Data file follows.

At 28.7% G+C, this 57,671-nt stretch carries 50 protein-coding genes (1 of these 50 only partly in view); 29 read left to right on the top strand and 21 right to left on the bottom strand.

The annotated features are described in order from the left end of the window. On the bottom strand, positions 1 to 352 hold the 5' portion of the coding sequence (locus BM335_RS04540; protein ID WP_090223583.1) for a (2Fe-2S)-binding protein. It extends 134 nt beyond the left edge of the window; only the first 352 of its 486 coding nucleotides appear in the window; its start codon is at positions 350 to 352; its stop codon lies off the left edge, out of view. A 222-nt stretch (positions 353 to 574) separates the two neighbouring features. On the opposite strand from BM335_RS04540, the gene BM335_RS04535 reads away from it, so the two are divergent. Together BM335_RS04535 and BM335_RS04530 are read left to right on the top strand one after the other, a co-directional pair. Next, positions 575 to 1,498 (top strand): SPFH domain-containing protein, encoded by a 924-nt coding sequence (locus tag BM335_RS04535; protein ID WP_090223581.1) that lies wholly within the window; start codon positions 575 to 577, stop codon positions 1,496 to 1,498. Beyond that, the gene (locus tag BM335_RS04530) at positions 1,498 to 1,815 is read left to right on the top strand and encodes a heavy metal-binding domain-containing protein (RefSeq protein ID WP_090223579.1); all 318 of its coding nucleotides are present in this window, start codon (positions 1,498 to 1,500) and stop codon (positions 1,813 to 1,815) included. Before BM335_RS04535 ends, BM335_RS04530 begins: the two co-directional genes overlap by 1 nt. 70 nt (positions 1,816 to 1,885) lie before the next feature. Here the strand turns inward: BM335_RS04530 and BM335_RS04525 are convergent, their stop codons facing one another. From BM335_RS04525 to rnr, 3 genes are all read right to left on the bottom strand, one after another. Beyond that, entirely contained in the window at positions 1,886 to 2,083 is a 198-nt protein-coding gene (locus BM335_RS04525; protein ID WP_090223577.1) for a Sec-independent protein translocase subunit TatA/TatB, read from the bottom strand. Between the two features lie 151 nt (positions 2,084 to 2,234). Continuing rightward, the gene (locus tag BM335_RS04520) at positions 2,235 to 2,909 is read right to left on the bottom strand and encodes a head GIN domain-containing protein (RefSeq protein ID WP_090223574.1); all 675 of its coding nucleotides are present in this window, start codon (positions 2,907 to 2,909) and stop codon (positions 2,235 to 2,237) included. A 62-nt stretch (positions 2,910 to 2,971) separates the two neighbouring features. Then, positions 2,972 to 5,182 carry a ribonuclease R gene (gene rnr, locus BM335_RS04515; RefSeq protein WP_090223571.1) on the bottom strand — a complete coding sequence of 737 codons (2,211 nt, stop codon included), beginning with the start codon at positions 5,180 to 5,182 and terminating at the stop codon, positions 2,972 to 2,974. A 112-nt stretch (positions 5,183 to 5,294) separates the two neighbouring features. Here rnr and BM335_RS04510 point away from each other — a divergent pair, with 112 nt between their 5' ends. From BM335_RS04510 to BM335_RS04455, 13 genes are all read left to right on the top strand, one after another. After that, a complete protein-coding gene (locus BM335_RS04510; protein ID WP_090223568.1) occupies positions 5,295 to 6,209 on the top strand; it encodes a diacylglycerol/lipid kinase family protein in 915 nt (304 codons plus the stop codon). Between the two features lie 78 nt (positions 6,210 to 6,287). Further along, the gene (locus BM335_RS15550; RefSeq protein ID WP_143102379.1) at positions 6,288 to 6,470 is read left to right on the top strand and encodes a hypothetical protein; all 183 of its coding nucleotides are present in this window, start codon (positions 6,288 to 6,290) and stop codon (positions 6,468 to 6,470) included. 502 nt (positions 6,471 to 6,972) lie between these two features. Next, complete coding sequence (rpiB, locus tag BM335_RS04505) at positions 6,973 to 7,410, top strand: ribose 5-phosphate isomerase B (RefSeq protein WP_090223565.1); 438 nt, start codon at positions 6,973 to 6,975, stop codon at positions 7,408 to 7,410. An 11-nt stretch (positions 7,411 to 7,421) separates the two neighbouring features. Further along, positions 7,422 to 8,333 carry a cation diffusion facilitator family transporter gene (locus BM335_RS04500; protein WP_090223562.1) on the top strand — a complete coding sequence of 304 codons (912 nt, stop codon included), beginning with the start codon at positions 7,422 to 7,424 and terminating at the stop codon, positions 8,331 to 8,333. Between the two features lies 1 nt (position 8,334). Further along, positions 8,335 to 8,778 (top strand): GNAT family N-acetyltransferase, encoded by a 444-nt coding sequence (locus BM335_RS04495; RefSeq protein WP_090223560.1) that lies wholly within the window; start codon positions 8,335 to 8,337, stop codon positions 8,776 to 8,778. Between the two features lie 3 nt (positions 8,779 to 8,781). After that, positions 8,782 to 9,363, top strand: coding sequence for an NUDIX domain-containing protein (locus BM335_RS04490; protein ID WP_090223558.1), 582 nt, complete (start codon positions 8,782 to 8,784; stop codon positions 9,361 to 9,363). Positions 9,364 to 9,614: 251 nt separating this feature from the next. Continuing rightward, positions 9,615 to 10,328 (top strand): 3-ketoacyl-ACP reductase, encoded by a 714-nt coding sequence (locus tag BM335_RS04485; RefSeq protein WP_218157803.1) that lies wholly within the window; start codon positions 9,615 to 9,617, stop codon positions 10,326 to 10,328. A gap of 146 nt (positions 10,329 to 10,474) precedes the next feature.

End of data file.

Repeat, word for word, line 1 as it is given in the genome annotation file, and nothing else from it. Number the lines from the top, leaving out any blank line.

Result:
At 28.7% G+C, this 57,671-nt stretch carries 50 protein-coding genes (1 of these 50 only partly in view); 29 read left to right on the top strand and 21 right to left on the bottom strand.